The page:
By Simon Johnson:
We live now in the post-virus world. For the United States, passage into this world came suddenly, less than a month ago. The world as we knew it before the arrival of Covid-19 has gone. It is never coming back.
Once you reconcile yourself with this reality, many things become clearer, including how to resist the current onslaught, how to fortify ourselves against the darker days that still await, and how to reopen the economy responsibly. With the right understanding, we can rebuild appropriately, with greater resilience and more fairness.
At the start of 2020, we believed random mass death did not stalk the Earth. For most of human history, infectious disease was a constant threat, and the struggle against it was an essential element of human civilisation. By the mid-nineteenth century, science began to gain the upper hand against afflictions such as cholera.
In the early 1900s, Europeans learned how to limit the damage from malaria and yellow fever, at least for themselves. Penicillin and streptomycin were deployed in force during the 1940s. Childhood vaccinations for smallpox, measles, mumps, rubella and chickenpox soon followed.
Over two centuries, roughly from the invention of inoculation against smallpox to its eradication, science rose to dominate the environment. To be sure, new diseases emerged – beginning in the 1980s, for example, when HIV and Aids devastated some communities and countries. But the prevailing view was that such health emergencies – while needing resources and demanding attention – were not central to the organisation of our economies, our societies and our lives.
The global impact of Covid-19 makes that view obsolete. Random mass death is back, and this reality will now dominate everything, for two reasons.
First, and more generally, this is not the first coronavirus, and it is one of several lethal variants to emerge since the turn of the millennium, including severe acute respiratory syndrome (Sars) and Middle East respiratory syndrome (Mers). There is no reason to think it will be the last.
Second, this particular coronavirus derives its lethal power from its specific profile: it is highly infectious and can be transmitted even by asymptomatic people. And, while many people who contract Covid-19 will suffer only a mild form, it appears most likely to kill older people and those with underlying health conditions, such as hypertension, diabetes and obesity.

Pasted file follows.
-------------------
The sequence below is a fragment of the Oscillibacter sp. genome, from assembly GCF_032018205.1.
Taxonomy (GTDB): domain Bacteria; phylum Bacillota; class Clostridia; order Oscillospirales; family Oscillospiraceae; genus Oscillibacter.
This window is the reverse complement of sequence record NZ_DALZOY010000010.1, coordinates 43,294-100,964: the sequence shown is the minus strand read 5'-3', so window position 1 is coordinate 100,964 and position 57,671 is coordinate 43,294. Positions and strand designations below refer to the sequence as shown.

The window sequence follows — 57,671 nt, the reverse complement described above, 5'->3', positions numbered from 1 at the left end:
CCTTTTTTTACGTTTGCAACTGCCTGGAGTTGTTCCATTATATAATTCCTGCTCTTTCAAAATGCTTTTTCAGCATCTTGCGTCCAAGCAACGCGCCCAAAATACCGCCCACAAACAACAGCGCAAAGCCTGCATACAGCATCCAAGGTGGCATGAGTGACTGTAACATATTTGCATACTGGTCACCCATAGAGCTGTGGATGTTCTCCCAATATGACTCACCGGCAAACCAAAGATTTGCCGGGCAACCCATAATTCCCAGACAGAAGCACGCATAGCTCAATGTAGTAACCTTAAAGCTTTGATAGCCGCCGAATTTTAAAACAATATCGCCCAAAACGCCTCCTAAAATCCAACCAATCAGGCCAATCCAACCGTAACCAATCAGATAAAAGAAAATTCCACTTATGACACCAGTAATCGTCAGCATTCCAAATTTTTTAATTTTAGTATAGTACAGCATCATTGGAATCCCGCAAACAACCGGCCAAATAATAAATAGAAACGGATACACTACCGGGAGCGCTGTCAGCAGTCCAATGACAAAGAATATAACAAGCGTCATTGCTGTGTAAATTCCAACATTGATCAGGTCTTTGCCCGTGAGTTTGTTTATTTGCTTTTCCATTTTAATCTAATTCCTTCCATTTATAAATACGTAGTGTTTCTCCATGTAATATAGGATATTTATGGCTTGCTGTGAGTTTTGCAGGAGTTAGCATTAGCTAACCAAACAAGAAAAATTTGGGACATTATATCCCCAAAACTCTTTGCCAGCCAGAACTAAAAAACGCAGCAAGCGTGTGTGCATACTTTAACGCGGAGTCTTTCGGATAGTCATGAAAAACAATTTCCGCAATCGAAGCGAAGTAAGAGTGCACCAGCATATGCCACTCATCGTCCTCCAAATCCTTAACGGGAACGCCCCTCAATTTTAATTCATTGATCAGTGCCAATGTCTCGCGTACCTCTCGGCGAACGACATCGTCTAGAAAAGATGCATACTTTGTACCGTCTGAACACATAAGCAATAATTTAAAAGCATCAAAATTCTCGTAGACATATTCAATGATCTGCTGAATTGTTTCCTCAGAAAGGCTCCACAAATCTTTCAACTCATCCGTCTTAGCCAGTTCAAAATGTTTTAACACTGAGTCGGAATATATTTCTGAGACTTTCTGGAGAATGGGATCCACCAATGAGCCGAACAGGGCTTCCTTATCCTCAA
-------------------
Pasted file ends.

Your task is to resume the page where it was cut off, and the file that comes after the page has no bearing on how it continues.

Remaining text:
But why would any future coronavirus necessarily have a similar profile? Other coronaviruses – from those that cause the common cold to the deadly ones that cause Sars and Mers – do not. It is entirely plausible, given the weak state of our scientific understanding, that a future coronavirus could profile in a different way – for example, proving more lethal to young people than to the old. Or perhaps it will target our children.
Once you have had that thought, it is not possible to believe that we can return to the pre-virus world. Everything we do, all of our investments, and the way we organise ourselves will be influenced by consideration of whether we are protected from Covid-19 and its successors or made more vulnerable to them.
With this understanding, several points become clear, or even – at a difficult and tragic time – potentially reassuring.
The US and Europe have obviously massively underinvested in preparation – including the relevant science and how to apply it – and Covid-19 will likely prove devastating in the West. But the reason is not so much a lack of available technology. After all, China eventually managed to contain its outbreak – after a two-month lockdown – while Taiwan and Singapore never fell behind, and South Korea pulled off an amazing escape at what appeared to be a very dangerous moment.
It is not our lack of technology that has left the West vulnerable; rather, it is the interaction of Covid-19 with our social structure and health-care provision. In the US, in particular, the virus exploits an unequal society and a fragmented health system.
We have more than enough weapons to fight back, but too many of them are pointed in the wrong direction – designed with precision for previous and much smaller crises, such as hurricanes. Powerful organisations, with deep capabilities, are held back by leaders who fail: to collect the necessary intelligence, to coordinate sufficiently, or even to use data in a coherent manner to make decisions.
This phase will not last long. Soon, we will learn how to fight back and with full force. We will get ahead of Covid-19. Then we can start to rebuild a more resilient set of information, decision-making and health-care systems. As part of that, we must make an unprecedented commitment to develop and deploy every scientific and organisational idea that increases the survival chances for our children and our neighbours’ children.
Eventually, we will prevail in the post-virus world. But it will be a long haul. The best way to shorten it is to recognise that a return to “normal” is not an option.
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